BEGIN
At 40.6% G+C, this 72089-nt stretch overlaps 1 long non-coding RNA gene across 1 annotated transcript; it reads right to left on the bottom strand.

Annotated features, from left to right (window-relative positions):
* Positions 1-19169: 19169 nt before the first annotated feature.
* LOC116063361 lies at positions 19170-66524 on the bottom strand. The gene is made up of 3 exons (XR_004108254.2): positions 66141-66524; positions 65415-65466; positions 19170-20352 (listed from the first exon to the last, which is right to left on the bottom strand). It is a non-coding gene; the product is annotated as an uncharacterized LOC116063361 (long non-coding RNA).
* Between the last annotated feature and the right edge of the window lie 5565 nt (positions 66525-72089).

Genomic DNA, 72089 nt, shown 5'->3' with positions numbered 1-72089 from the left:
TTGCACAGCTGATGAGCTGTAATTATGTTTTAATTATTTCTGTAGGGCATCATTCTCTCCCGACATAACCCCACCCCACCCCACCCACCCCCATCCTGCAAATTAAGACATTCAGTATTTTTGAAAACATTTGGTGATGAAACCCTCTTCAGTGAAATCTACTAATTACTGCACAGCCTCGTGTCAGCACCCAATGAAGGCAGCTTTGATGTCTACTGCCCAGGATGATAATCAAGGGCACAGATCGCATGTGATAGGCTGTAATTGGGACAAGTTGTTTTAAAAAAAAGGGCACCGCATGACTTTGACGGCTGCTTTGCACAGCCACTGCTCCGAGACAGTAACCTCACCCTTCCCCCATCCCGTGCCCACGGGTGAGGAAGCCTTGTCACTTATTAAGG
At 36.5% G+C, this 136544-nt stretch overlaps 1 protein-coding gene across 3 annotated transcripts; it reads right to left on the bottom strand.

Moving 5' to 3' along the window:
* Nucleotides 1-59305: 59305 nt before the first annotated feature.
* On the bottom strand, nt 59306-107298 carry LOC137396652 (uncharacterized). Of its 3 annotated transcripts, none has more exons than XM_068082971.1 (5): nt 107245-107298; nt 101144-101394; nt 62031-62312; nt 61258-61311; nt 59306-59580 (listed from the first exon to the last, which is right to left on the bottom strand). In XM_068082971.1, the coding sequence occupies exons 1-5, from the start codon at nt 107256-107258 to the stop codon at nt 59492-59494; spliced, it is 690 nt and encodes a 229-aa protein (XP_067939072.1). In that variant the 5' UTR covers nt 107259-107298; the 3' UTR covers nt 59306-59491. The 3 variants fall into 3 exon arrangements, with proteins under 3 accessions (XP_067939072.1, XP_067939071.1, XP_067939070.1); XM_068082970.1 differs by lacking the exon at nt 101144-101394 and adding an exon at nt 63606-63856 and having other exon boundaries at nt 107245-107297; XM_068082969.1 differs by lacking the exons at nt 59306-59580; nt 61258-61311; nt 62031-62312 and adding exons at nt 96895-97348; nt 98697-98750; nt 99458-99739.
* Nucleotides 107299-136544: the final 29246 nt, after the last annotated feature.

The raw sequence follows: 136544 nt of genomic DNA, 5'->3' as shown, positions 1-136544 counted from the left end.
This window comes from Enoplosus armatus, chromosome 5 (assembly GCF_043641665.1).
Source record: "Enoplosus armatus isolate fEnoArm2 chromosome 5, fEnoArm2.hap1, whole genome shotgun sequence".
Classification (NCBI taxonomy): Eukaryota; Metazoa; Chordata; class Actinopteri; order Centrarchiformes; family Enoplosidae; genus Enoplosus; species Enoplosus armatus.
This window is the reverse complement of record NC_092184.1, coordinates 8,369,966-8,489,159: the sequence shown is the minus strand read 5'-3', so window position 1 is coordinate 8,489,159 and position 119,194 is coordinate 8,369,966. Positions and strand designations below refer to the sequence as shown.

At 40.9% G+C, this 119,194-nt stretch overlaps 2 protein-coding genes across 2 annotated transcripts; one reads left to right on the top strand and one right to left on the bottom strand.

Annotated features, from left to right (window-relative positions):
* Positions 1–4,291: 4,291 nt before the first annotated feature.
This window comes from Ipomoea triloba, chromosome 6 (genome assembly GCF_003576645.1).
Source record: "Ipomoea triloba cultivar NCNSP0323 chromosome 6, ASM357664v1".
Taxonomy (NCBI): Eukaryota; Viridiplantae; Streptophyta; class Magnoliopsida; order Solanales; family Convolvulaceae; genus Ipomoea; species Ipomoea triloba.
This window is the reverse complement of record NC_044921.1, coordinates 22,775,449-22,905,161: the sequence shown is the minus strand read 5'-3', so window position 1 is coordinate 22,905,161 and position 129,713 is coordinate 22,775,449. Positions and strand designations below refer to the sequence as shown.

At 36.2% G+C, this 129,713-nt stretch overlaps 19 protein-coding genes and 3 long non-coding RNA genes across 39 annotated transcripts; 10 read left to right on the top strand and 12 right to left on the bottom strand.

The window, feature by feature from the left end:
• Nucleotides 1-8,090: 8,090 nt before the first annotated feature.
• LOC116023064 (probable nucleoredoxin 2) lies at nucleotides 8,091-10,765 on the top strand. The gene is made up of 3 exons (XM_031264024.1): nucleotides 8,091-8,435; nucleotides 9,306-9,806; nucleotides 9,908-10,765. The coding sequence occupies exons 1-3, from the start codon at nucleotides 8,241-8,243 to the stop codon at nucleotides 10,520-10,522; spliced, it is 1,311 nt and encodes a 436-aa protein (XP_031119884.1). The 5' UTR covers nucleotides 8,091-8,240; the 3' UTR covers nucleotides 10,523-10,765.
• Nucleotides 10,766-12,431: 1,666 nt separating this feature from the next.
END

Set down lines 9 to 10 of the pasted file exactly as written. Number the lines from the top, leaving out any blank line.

Moving 5' to 3' along the window:
* Nucleotides 1-59305: 59305 nt before the first annotated feature.